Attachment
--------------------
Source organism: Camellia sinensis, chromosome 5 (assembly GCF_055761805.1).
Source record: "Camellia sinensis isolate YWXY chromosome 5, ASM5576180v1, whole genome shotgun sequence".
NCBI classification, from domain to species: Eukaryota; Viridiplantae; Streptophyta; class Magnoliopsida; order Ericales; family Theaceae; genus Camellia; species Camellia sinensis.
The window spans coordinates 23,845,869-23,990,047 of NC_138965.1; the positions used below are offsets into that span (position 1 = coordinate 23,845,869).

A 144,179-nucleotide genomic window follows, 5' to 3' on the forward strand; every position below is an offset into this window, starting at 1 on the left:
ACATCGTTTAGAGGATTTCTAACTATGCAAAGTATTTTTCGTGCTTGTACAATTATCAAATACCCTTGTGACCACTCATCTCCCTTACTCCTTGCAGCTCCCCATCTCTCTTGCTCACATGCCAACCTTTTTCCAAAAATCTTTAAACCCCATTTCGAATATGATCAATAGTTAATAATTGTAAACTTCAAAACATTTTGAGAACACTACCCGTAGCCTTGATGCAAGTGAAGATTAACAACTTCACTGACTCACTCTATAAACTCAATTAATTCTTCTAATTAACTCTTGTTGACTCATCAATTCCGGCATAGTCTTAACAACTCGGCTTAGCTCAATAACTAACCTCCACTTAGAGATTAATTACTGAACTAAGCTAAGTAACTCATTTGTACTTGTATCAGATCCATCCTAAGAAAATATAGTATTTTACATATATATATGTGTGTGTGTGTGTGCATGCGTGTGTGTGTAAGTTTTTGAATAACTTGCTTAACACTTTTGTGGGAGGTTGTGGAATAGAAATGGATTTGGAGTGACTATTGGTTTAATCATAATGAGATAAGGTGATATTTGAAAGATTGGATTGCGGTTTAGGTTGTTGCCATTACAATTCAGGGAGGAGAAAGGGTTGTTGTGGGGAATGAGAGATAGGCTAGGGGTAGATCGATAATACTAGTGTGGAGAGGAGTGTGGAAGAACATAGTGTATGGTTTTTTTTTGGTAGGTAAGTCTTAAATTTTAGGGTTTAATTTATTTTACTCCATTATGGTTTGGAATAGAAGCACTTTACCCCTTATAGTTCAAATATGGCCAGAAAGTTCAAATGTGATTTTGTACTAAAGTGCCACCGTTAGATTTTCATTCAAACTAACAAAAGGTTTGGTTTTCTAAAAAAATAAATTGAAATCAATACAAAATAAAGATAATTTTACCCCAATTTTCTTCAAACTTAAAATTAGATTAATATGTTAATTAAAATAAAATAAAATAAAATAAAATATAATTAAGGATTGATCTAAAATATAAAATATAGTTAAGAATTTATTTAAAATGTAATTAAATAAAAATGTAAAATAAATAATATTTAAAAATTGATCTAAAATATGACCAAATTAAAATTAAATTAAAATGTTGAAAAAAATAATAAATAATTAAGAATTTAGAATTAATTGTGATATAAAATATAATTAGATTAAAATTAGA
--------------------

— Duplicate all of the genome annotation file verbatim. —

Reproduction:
Source organism: Camellia sinensis, chromosome 5 (assembly GCF_055761805.1).
Source record: "Camellia sinensis isolate YWXY chromosome 5, ASM5576180v1, whole genome shotgun sequence".
NCBI classification, from domain to species: Eukaryota; Viridiplantae; Streptophyta; class Magnoliopsida; order Ericales; family Theaceae; genus Camellia; species Camellia sinensis.
The window spans coordinates 23,845,869-23,990,047 of NC_138965.1; the positions used below are offsets into that span (position 1 = coordinate 23,845,869).

A 144,179-nucleotide genomic window follows, 5' to 3' on the forward strand; every position below is an offset into this window, starting at 1 on the left:
ACATCGTTTAGAGGATTTCTAACTATGCAAAGTATTTTTCGTGCTTGTACAATTATCAAATACCCTTGTGACCACTCATCTCCCTTACTCCTTGCAGCTCCCCATCTCTCTTGCTCACATGCCAACCTTTTTCCAAAAATCTTTAAACCCCATTTCGAATATGATCAATAGTTAATAATTGTAAACTTCAAAACATTTTGAGAACACTACCCGTAGCCTTGATGCAAGTGAAGATTAACAACTTCACTGACTCACTCTATAAACTCAATTAATTCTTCTAATTAACTCTTGTTGACTCATCAATTCCGGCATAGTCTTAACAACTCGGCTTAGCTCAATAACTAACCTCCACTTAGAGATTAATTACTGAACTAAGCTAAGTAACTCATTTGTACTTGTATCAGATCCATCCTAAGAAAATATAGTATTTTACATATATATATGTGTGTGTGTGTGTGCATGCGTGTGTGTGTAAGTTTTTGAATAACTTGCTTAACACTTTTGTGGGAGGTTGTGGAATAGAAATGGATTTGGAGTGACTATTGGTTTAATCATAATGAGATAAGGTGATATTTGAAAGATTGGATTGCGGTTTAGGTTGTTGCCATTACAATTCAGGGAGGAGAAAGGGTTGTTGTGGGGAATGAGAGATAGGCTAGGGGTAGATCGATAATACTAGTGTGGAGAGGAGTGTGGAAGAACATAGTGTATGGTTTTTTTTTGGTAGGTAAGTCTTAAATTTTAGGGTTTAATTTATTTTACTCCATTATGGTTTGGAATAGAAGCACTTTACCCCTTATAGTTCAAATATGGCCAGAAAGTTCAAATGTGATTTTGTACTAAAGTGCCACCGTTAGATTTTCATTCAAACTAACAAAAGGTTTGGTTTTCTAAAAAAATAAATTGAAATCAATACAAAATAAAGATAATTTTACCCCAATTTTCTTCAAACTTAAAATTAGATTAATATGTTAATTAAAATAAAATAAAATAAAATAAAATATAATTAAGGATTGATCTAAAATATAAAATATAGTTAAGAATTTATTTAAAATGTAATTAAATAAAAATGTAAAATAAATAATATTTAAAAATTGATCTAAAATATGACCAAATTAAAATTAAATTAAAATGTTGAAAAAAATAATAAATAATTAAGAATTTAGAATTAATTGTGATATAAAATATAATTAGATTAAAATTAGA